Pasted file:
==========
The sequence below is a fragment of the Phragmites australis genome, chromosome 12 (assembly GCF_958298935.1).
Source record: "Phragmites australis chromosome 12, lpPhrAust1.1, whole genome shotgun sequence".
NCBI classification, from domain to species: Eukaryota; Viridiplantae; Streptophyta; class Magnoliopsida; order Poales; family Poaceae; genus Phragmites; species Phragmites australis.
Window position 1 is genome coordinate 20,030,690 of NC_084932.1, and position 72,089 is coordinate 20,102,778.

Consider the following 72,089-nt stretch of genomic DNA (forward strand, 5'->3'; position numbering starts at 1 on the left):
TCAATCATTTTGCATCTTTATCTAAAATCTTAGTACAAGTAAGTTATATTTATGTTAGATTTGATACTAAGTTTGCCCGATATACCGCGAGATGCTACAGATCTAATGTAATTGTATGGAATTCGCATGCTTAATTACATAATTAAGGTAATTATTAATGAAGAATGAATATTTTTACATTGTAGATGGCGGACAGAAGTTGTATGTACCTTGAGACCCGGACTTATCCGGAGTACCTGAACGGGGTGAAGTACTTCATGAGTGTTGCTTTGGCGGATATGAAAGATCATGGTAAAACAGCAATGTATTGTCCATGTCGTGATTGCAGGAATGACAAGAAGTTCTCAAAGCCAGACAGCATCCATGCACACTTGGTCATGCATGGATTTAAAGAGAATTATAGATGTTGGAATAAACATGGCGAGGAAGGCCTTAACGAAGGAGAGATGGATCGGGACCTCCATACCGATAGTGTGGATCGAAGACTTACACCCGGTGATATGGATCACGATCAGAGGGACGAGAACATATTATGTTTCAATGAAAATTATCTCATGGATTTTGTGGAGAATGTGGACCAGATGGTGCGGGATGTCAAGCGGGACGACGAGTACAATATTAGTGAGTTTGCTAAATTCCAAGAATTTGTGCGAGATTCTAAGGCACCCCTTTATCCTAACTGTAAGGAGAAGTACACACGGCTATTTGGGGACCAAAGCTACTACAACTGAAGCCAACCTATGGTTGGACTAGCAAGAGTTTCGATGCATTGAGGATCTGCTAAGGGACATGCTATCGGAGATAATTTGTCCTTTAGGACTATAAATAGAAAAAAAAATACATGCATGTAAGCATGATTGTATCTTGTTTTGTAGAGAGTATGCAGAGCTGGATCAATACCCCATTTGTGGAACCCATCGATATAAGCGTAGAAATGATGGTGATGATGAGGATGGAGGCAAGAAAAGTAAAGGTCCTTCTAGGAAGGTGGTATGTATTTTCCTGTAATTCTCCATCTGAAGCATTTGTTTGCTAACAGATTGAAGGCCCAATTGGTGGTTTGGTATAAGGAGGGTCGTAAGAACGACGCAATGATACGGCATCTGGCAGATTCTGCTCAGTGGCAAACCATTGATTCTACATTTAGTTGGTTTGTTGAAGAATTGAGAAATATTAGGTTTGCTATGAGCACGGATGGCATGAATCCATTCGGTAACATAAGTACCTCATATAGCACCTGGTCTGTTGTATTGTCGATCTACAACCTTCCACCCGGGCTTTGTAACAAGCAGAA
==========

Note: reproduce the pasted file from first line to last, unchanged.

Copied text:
The sequence below is a fragment of the Phragmites australis genome, chromosome 12 (assembly GCF_958298935.1).
Source record: "Phragmites australis chromosome 12, lpPhrAust1.1, whole genome shotgun sequence".
NCBI classification, from domain to species: Eukaryota; Viridiplantae; Streptophyta; class Magnoliopsida; order Poales; family Poaceae; genus Phragmites; species Phragmites australis.
Window position 1 is genome coordinate 20,030,690 of NC_084932.1, and position 72,089 is coordinate 20,102,778.

Consider the following 72,089-nt stretch of genomic DNA (forward strand, 5'->3'; position numbering starts at 1 on the left):
TCAATCATTTTGCATCTTTATCTAAAATCTTAGTACAAGTAAGTTATATTTATGTTAGATTTGATACTAAGTTTGCCCGATATACCGCGAGATGCTACAGATCTAATGTAATTGTATGGAATTCGCATGCTTAATTACATAATTAAGGTAATTATTAATGAAGAATGAATATTTTTACATTGTAGATGGCGGACAGAAGTTGTATGTACCTTGAGACCCGGACTTATCCGGAGTACCTGAACGGGGTGAAGTACTTCATGAGTGTTGCTTTGGCGGATATGAAAGATCATGGTAAAACAGCAATGTATTGTCCATGTCGTGATTGCAGGAATGACAAGAAGTTCTCAAAGCCAGACAGCATCCATGCACACTTGGTCATGCATGGATTTAAAGAGAATTATAGATGTTGGAATAAACATGGCGAGGAAGGCCTTAACGAAGGAGAGATGGATCGGGACCTCCATACCGATAGTGTGGATCGAAGACTTACACCCGGTGATATGGATCACGATCAGAGGGACGAGAACATATTATGTTTCAATGAAAATTATCTCATGGATTTTGTGGAGAATGTGGACCAGATGGTGCGGGATGTCAAGCGGGACGACGAGTACAATATTAGTGAGTTTGCTAAATTCCAAGAATTTGTGCGAGATTCTAAGGCACCCCTTTATCCTAACTGTAAGGAGAAGTACACACGGCTATTTGGGGACCAAAGCTACTACAACTGAAGCCAACCTATGGTTGGACTAGCAAGAGTTTCGATGCATTGAGGATCTGCTAAGGGACATGCTATCGGAGATAATTTGTCCTTTAGGACTATAAATAGAAAAAAAAATACATGCATGTAAGCATGATTGTATCTTGTTTTGTAGAGAGTATGCAGAGCTGGATCAATACCCCATTTGTGGAACCCATCGATATAAGCGTAGAAATGATGGTGATGATGAGGATGGAGGCAAGAAAAGTAAAGGTCCTTCTAGGAAGGTGGTATGTATTTTCCTGTAATTCTCCATCTGAAGCATTTGTTTGCTAACAGATTGAAGGCCCAATTGGTGGTTTGGTATAAGGAGGGTCGTAAGAACGACGCAATGATACGGCATCTGGCAGATTCTGCTCAGTGGCAAACCATTGATTCTACATTTAGTTGGTTTGTTGAAGAATTGAGAAATATTAGGTTTGCTATGAGCACGGATGGCATGAATCCATTCGGTAACATAAGTACCTCATATAGCACCTGGTCTGTTGTATTGTCGATCTACAACCTTCCACCCGGGCTTTGTAACAAGCAGAA